In order to protect, preserve and sustainably use marine biodiversity, we need to know where to focus and prioritize conservation and management efforts. This knowledge must be based on a sound understanding of the many different types of marine ecosystems in different regions, including which areas are the richest in life, which boast the greatest diversity and abundance of species, and which possess the rarest species and the most unique communities of marine flora and fauna.
Describing and identifying such special places in the ocean has been the core focus of the work under the Convention on Biological Diversity (CBD) on ecologically or biologically significant marine areas (EBSAs). An EBSA is an area of the ocean that has special importance in terms of its ecological and/or biological characteristics, for example, as essential habitats, food sources or breeding grounds for particular species. These areas can include seabed habitats from the coastline to deep ocean trenches, and can be located at a variety of depths in the water column from the surface to the abyss.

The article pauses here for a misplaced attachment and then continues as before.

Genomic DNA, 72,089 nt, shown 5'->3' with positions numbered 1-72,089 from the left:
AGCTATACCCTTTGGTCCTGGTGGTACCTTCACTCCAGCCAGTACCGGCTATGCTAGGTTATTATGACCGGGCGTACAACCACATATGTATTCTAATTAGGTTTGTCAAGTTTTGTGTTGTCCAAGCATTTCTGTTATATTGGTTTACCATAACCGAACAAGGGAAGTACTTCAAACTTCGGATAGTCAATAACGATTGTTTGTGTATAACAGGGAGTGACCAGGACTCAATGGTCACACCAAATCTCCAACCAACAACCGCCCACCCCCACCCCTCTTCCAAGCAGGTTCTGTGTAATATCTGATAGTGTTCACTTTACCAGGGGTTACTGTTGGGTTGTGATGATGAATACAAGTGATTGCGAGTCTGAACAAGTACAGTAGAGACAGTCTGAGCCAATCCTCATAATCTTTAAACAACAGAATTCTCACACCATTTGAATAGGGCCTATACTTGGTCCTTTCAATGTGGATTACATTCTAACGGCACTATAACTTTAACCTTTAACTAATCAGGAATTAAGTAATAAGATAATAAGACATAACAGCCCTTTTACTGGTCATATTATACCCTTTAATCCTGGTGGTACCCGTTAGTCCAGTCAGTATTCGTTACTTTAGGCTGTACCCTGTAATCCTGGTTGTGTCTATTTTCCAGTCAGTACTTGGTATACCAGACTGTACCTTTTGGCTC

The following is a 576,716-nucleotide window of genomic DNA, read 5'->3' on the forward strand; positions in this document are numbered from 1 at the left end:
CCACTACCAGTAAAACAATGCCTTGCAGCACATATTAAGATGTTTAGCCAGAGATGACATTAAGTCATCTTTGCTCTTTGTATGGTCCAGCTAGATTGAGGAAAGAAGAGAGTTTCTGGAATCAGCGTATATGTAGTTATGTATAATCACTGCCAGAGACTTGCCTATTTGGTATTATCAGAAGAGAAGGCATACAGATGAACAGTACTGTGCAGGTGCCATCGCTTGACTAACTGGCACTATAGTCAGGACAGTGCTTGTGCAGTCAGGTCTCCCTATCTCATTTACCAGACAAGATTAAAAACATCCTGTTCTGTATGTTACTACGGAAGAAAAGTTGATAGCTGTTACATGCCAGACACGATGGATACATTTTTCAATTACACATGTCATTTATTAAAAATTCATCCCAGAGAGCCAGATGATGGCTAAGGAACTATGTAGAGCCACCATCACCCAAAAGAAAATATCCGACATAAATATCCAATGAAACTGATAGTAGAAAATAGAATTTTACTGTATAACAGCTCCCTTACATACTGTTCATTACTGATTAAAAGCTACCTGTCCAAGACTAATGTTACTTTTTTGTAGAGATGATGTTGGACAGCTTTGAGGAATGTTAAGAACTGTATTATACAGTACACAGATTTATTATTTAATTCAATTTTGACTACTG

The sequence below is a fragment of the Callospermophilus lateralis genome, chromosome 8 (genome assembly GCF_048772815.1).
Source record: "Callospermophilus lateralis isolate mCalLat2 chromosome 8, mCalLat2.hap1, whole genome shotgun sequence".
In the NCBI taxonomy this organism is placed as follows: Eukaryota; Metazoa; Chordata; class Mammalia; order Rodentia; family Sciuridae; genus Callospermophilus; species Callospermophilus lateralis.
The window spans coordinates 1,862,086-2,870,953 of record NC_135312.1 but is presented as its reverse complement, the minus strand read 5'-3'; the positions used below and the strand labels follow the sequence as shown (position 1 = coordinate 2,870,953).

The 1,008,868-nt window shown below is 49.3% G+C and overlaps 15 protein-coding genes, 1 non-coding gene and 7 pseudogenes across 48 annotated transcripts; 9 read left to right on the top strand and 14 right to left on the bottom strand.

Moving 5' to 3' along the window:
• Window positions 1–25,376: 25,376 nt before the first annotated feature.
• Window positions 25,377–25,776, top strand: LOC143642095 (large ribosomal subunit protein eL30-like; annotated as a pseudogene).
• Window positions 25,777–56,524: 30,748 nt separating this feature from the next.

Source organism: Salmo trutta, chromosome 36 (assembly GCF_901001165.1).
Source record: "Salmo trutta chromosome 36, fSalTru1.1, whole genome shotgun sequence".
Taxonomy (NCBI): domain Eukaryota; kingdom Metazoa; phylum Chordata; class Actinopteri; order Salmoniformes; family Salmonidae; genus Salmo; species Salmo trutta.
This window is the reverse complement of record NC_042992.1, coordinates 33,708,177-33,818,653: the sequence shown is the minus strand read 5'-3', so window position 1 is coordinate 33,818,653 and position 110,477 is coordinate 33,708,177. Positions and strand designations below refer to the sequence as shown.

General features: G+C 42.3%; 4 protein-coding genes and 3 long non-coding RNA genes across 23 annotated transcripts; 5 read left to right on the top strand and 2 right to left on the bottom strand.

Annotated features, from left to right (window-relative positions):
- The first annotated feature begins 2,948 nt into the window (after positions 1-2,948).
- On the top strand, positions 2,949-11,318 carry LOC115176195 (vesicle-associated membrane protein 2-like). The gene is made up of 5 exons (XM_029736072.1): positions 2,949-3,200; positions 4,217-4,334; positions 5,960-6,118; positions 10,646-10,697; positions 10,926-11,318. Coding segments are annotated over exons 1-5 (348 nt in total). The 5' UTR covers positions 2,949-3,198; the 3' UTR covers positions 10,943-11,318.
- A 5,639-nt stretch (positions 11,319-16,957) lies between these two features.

In an effort spanning more than a decade, over 300 of these special marine areas have been described around the world, through a scientific and technical process involving more than 500 experts from 144 countries. EBSAs are described on the basis of whether or not they meet one or more of seven internationally agreed scientific criteria. The process is facilitated through a series of regional expert workshops convened by the CBD that bring together scientists and key data holders from a range of stakeholder organizations, including governments, intergovernmental and non-governmental organizations, research institutions, and indigenous peoples and local communities. A systematic review process culminates in the EBSA descriptions being considered by the Conference of the Parties to the CBD before formal identification as EBSAs.
For more information on EBSAs, please visit the EBSA website.